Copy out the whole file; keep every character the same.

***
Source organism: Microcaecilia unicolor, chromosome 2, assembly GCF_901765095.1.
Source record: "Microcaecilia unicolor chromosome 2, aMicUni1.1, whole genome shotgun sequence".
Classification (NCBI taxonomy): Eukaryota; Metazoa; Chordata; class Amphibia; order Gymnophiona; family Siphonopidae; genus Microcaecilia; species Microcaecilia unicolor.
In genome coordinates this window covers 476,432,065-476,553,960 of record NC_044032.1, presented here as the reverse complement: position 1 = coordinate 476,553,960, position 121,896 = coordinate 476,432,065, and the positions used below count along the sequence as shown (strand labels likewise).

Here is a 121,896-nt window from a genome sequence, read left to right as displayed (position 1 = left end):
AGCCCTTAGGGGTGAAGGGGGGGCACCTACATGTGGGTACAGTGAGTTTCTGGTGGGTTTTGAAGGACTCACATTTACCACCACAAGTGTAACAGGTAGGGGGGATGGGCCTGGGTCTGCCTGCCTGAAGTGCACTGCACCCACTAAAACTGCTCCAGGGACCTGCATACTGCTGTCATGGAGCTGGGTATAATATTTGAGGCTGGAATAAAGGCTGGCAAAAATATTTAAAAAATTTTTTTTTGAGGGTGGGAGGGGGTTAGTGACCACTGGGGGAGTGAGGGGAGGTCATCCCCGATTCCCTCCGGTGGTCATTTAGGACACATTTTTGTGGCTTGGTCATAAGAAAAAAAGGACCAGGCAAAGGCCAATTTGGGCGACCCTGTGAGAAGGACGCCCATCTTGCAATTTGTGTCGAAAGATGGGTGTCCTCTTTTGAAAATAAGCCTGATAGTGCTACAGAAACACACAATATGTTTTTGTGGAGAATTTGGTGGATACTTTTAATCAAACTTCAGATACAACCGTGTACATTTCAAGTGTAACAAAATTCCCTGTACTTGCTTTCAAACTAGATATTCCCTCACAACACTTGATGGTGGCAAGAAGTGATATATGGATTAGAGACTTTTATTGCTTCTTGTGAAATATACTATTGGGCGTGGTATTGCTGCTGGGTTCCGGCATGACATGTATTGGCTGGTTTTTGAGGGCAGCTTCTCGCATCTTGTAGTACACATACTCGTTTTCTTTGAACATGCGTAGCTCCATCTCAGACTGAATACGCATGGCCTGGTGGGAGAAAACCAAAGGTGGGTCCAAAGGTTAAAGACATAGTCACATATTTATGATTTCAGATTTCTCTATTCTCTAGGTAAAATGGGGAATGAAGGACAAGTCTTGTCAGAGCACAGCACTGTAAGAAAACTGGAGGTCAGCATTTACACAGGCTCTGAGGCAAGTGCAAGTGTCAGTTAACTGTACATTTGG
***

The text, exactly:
Source organism: Microcaecilia unicolor, chromosome 2, assembly GCF_901765095.1.
Source record: "Microcaecilia unicolor chromosome 2, aMicUni1.1, whole genome shotgun sequence".
Classification (NCBI taxonomy): Eukaryota; Metazoa; Chordata; class Amphibia; order Gymnophiona; family Siphonopidae; genus Microcaecilia; species Microcaecilia unicolor.
In genome coordinates this window covers 476,432,065-476,553,960 of record NC_044032.1, presented here as the reverse complement: position 1 = coordinate 476,553,960, position 121,896 = coordinate 476,432,065, and the positions used below count along the sequence as shown (strand labels likewise).

Here is a 121,896-nt window from a genome sequence, read left to right as displayed (position 1 = left end):
AGCCCTTAGGGGTGAAGGGGGGGCACCTACATGTGGGTACAGTGAGTTTCTGGTGGGTTTTGAAGGACTCACATTTACCACCACAAGTGTAACAGGTAGGGGGGATGGGCCTGGGTCTGCCTGCCTGAAGTGCACTGCACCCACTAAAACTGCTCCAGGGACCTGCATACTGCTGTCATGGAGCTGGGTATAATATTTGAGGCTGGAATAAAGGCTGGCAAAAATATTTAAAAAATTTTTTTTTGAGGGTGGGAGGGGGTTAGTGACCACTGGGGGAGTGAGGGGAGGTCATCCCCGATTCCCTCCGGTGGTCATTTAGGACACATTTTTGTGGCTTGGTCATAAGAAAAAAAGGACCAGGCAAAGGCCAATTTGGGCGACCCTGTGAGAAGGACGCCCATCTTGCAATTTGTGTCGAAAGATGGGTGTCCTCTTTTGAAAATAAGCCTGATAGTGCTACAGAAACACACAATATGTTTTTGTGGAGAATTTGGTGGATACTTTTAATCAAACTTCAGATACAACCGTGTACATTTCAAGTGTAACAAAATTCCCTGTACTTGCTTTCAAACTAGATATTCCCTCACAACACTTGATGGTGGCAAGAAGTGATATATGGATTAGAGACTTTTATTGCTTCTTGTGAAATATACTATTGGGCGTGGTATTGCTGCTGGGTTCCGGCATGACATGTATTGGCTGGTTTTTGAGGGCAGCTTCTCGCATCTTGTAGTACACATACTCGTTTTCTTTGAACATGCGTAGCTCCATCTCAGACTGAATACGCATGGCCTGGTGGGAGAAAACCAAAGGTGGGTCCAAAGGTTAAAGACATAGTCACATATTTATGATTTCAGATTTCTCTATTCTCTAGGTAAAATGGGGAATGAAGGACAAGTCTTGTCAGAGCACAGCACTGTAAGAAAACTGGAGGTCAGCATTTACACAGGCTCTGAGGCAAGTGCAAGTGTCAGTTAACTGTACATTTGG